More than half of US medical marijuana users in drive-high – and they do it often, reveal a new study.
More than 2.1 million registered medical marijuana patients have been registered in the US since May 2018.
Medical marijuana has provided a welcome alternative relief for patients with chronic pain, nausea, anxiety, insomnia and more disorders.
But forms that contain the psychoactive ingredient, THC, come with an 'update': the high, which can slow reaction times and decision making for drivers.
New research from the University of Michigan shows how often that risk is taken, and underlines the need for regulation to ensure that medical marijuana is safe for users and others with whom they share the road.
More than half of the medical marijuana patients drive after using the drug and feels & # 39; a bit & # 39; or & # 39; whole & # 39; high while driving, reveals a new research from the University of Michigan
"Nobody has previously asked people about this," said psychiatrist, psychiatrist, and lead research author. Erin Bonar to Daily Mail Online, referring to a question card with medical marijuana users about their driving habits.
We did not know what to expect and we were very grateful that people were honest about it, because it is not really something that people want to admit. & # 39;
She and her team surveyed 790 medical marijuana patients in Michigan (where there are nearly 270,000 total users) about their driving habits and cannabis patterns.
They asked if they had driven under the influence of marijuana – what they defined as within two hours of use – and how often in the past six months.
More than 50 percent of respondents said they had done this at least once in the past six months.
One in five admitted that they & # 39; very high & # 39; were during driving during that period.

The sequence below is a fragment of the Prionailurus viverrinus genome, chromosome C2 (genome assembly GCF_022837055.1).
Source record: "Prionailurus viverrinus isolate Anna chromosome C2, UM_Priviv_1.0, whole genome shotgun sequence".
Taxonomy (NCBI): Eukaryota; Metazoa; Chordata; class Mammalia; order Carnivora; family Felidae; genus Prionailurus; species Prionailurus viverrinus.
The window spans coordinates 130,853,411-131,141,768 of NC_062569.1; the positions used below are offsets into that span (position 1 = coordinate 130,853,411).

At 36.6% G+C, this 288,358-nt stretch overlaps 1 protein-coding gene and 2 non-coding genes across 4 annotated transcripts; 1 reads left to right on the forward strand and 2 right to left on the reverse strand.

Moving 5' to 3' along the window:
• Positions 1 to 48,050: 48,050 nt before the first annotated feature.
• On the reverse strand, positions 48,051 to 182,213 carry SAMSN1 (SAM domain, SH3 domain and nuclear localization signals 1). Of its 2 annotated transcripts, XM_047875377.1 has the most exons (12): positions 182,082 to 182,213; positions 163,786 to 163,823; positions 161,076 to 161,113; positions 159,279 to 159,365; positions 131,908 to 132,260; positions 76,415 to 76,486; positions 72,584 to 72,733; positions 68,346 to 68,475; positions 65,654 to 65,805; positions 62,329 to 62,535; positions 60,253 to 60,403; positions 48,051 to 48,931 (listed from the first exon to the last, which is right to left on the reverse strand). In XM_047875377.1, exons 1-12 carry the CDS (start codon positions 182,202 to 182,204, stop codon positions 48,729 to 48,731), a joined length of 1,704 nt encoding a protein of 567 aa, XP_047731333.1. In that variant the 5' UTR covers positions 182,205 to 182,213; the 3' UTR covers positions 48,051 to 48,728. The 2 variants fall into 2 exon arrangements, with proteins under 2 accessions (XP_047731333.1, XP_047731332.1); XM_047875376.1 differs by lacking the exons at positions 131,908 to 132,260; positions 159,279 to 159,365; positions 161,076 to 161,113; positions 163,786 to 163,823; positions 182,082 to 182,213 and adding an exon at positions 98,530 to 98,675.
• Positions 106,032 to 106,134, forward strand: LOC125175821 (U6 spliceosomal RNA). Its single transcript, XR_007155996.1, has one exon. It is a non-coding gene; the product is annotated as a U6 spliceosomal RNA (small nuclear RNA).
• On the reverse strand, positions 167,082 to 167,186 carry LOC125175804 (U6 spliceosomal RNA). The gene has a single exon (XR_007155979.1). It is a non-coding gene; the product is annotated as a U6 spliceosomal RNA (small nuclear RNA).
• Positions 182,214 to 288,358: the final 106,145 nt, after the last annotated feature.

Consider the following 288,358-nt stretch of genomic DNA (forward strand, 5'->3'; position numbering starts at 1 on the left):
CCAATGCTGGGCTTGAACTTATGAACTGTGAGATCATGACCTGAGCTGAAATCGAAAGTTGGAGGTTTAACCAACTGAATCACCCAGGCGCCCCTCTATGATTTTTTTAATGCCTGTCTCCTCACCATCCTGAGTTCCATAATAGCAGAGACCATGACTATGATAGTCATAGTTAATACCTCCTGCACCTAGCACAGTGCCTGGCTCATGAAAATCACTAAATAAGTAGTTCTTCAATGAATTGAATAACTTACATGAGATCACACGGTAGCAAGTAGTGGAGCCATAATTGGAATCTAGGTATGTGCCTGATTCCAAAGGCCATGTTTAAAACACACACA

More than half of the participants managed to get & # 39; a little high & # 39; to drive.
This comes at the heart of the problem of setting limits on marijuana use and use. A & # 39; high & # 39; for one person can come from a much smaller amount of marijuana or a less powerful species than from another.
And the feeling of being high is not well quantified.
However, some of the problematic effects on driving have been reasonably well demonstrated.
Cannabis use is known to slow down the reflex times, slow down decision-making, spill attention and damage short-term memory.
It is worrying that we may have many people who may be on their way & # 39 ;, besides marijuana, such as distracted driving, the weather and other drivers, says Dr. Bonar.
& # 39; But we do not yet have a gold standard for you, we help people measure their usage and determine an impairment. & # 39;
Law enforcement agencies and researchers are working on developing both breathalyzer and behavioral tests for marijuana disorders, but neither screening system has been fully developed.
But in the absence of these tests, where marijuana is legal for recreational use, such as Colorado, is an increase in accidents involving the substance.
And soon it will also be legal in Michigan from a recreational point of view.
I am already a pretty nervous driver, so what concerns me is that this is one of the many variables that can affect people who are already distracted, or who may be confronted with bad weather & # 39 ;, Dr. Bonar.
We should therefore create more awareness for this already critical gap, because we do not have guidelines to determine how someone with a disability is. & # 39;
Because marijuana is not federally legal, there are no guidelines from the FDA on dosing or warning labels about operating vehicles during their use.
Medical marijuana patients are not the number one public enemy but say "I want to be risky!" & # 39; Notes Dr. Bonar.
They want to relieve their symptoms and live and have no side effects [from marijuana] but this is a way it works. & # 39;